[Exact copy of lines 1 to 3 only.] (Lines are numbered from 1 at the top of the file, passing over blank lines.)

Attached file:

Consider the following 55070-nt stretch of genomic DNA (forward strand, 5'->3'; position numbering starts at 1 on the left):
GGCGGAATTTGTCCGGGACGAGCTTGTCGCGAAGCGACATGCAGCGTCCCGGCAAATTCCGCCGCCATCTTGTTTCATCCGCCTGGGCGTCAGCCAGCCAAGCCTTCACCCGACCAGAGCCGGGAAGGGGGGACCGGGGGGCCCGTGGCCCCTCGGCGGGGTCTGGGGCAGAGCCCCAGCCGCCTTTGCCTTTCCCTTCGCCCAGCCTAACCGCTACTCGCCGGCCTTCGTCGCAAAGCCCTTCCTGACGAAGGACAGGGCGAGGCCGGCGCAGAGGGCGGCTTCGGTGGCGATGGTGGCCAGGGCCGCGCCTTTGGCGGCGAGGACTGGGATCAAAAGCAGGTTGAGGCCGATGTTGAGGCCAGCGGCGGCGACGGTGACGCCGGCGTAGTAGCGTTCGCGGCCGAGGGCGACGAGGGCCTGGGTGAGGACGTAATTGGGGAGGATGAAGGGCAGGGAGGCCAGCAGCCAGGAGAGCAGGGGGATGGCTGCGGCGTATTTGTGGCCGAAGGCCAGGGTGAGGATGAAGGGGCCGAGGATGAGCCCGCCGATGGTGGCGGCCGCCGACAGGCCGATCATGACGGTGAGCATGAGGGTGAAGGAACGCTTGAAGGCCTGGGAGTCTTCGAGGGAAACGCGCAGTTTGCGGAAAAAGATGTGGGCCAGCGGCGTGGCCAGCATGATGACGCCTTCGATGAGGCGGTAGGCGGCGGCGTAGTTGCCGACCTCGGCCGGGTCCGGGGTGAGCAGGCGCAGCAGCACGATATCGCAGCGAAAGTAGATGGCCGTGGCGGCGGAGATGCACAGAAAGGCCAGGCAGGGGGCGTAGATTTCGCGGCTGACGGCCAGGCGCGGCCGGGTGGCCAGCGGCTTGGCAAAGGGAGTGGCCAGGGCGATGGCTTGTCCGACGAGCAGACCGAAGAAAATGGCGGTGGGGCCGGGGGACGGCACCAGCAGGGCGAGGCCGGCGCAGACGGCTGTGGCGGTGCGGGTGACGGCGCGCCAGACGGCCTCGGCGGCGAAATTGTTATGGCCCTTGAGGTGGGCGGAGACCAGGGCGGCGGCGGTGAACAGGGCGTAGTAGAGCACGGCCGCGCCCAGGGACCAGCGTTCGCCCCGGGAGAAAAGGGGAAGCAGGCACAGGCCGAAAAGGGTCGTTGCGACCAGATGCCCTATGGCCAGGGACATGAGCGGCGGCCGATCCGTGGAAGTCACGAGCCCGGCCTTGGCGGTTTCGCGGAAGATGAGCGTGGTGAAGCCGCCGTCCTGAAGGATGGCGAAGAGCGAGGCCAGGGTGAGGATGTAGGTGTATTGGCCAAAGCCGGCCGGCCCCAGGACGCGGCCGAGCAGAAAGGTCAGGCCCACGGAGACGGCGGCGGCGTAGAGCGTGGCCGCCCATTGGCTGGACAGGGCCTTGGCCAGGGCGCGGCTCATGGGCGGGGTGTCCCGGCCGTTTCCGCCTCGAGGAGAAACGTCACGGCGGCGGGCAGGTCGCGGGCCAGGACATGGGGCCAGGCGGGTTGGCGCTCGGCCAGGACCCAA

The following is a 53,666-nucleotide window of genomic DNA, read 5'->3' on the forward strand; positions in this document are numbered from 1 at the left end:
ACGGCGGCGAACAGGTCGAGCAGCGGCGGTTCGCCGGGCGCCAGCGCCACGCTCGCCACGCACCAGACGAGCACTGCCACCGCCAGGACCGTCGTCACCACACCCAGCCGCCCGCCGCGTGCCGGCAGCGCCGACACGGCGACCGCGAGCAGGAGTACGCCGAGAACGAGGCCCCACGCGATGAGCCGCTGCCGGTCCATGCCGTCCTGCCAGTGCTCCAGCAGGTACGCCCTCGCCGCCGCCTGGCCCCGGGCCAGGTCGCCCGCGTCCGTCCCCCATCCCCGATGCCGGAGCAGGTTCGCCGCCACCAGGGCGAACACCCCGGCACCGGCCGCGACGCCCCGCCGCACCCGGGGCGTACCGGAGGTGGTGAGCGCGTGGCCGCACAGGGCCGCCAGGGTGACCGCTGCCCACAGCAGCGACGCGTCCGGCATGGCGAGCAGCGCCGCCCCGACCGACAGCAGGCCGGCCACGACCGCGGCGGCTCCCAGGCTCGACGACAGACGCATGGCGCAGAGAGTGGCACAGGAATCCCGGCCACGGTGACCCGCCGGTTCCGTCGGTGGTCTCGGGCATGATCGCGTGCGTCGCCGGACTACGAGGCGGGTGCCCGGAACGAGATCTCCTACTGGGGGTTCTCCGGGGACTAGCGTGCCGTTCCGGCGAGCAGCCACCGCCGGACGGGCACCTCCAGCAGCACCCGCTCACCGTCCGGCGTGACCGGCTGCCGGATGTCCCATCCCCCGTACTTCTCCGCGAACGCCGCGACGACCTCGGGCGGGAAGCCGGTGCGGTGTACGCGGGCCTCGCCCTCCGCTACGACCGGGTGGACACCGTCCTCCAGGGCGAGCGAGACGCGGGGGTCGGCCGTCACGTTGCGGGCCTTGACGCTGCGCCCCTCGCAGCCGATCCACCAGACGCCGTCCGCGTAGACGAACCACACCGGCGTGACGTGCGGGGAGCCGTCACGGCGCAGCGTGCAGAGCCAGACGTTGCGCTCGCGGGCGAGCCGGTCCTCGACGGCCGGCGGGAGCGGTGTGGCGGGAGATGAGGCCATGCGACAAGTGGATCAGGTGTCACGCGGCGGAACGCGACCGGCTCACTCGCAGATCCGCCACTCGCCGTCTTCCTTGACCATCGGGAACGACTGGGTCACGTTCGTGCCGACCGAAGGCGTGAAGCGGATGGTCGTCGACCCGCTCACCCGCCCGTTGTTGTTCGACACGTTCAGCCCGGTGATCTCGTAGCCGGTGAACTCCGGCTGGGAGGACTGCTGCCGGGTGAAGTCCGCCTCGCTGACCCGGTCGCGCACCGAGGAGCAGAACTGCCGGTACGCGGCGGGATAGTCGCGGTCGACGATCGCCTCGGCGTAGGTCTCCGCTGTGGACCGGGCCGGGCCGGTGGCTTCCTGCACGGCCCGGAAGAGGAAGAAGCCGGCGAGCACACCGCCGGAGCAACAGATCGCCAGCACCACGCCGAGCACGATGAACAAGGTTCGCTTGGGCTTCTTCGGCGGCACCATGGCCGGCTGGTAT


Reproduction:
Consider the following 55070-nt stretch of genomic DNA (forward strand, 5'->3'; position numbering starts at 1 on the left):
GGCGGAATTTGTCCGGGACGAGCTTGTCGCGAAGCGACATGCAGCGTCCCGGCAAATTCCGCCGCCATCTTGTTTCATCCGCCTGGGCGTCAGCCAGCCAAGCCTTCACCCGACCAGAGCCGGGAAGGGGGGACCGGGGGGCCCGTGGCCCCTCGGCGGGGTCTGGGGCAGAGCCCCAGCCGCCTTTGCCTTTCCCTTCGCCCAGCCTAACCGCTACTCGCCGGCCTTCGTCGCAAAGCCCTTCCTGACGAAGGACAGGGCGAGGCCGGCGCAGAGGGCGGCTTCGGTGGCGATGGTGGCCAGGGCCGCGCCTTTGGCGGCGAGGACTGGGATCAAAAGCAGGTTGAGGCCGATGTTGAGGCCAGCGGCGGCGACGGTGACGCCGGCGTAGTAGCGTTCGCGGCCGAGGGCGACGAGGGCCTGGGTGAGGACGTAATTGGGGAGGATGAAGGGCAGGGAGGCCAGCAGCCAGGAGAGCAGGGGGATGGCTGCGGCGTATTTGTGGCCGAAGGCCAGGGTGAGGATGAAGGGGCCGAGGATGAGCCCGCCGATGGTGGCGGCCGCCGACAGGCCGATCATGACGGTGAGCATGAGGGTGAAGGAACGCTTGAAGGCCTGGGAGTCTTCGAGGGAAACGCGCAGTTTGCGGAAAAAGATGTGGGCCAGCGGCGTGGCCAGCATGATGACGCCTTCGATGAGGCGGTAGGCGGCGGCGTAGTTGCCGACCTCGGCCGGGTCCGGGGTGAGCAGGCGCAGCAGCACGATATCGCAGCGAAAGTAGATGGCCGTGGCGGCGGAGATGCACAGAAAGGCCAGGCAGGGGGCGTAGATTTCGCGGCTGACGGCCAGGCGCGGCCGGGTGGCCAGCGGCTTGGCAAAGGGAGTGGCCAGGGCGATGGCTTGTCCGACGAGCAGACCGAAGAAAATGGCGGTGGGGCCGGGGGACGGCACCAGCAGGGCGAGGCCGGCGCAGACGGCTGTGGCGGTGCGGGTGACGGCGCGCCAGACGGCCTCGGCGGCGAAATTGTTATGGCCCTTGAGGTGGGCGGAGACCAGGGCGGCGGCGGTGAACAGGGCGTAGTAGAGCACGGCCGCGCCCAGGGACCAGCGTTCGCCCCGGGAGAAAAGGGGAAGCAGGCACAGGCCGAAAAGGGTCGTTGCGACCAGATGCCCTATGGCCAGGGACATGAGCGGCGGCCGATCCGTGGAAGTCACGAGCCCGGCCTTGGCGGTTTCGCGGAAGATGAGCGTGGTGAAGCCGCCGTCCTGAAGGATGGCGAAGAGCGAGGCCAGGGTGAGGATGTAGGTGTATTGGCCAAAGCCGGCCGGCCCCAGGACGCGGCCGAGCAGAAAGGTCAGGCCCACGGAGACGGCGGCGGCGTAGAGCGTGGCCGCCCATTGGCTGGACAGGGCCTTGGCCAGGGCGCGGCTCATGGGCGGGGTGTCCCGGCCGTTTCCGCCTCGAGGAGAAACGTCACGGCGGCGGGCAGGTCGCGGGCCAGGACATGGGGCCAGGCGGGTTGGCGCTCGGCCAGGACCCAA

The following is a 53,666-nucleotide window of genomic DNA, read 5'->3' on the forward strand; positions in this document are numbered from 1 at the left end: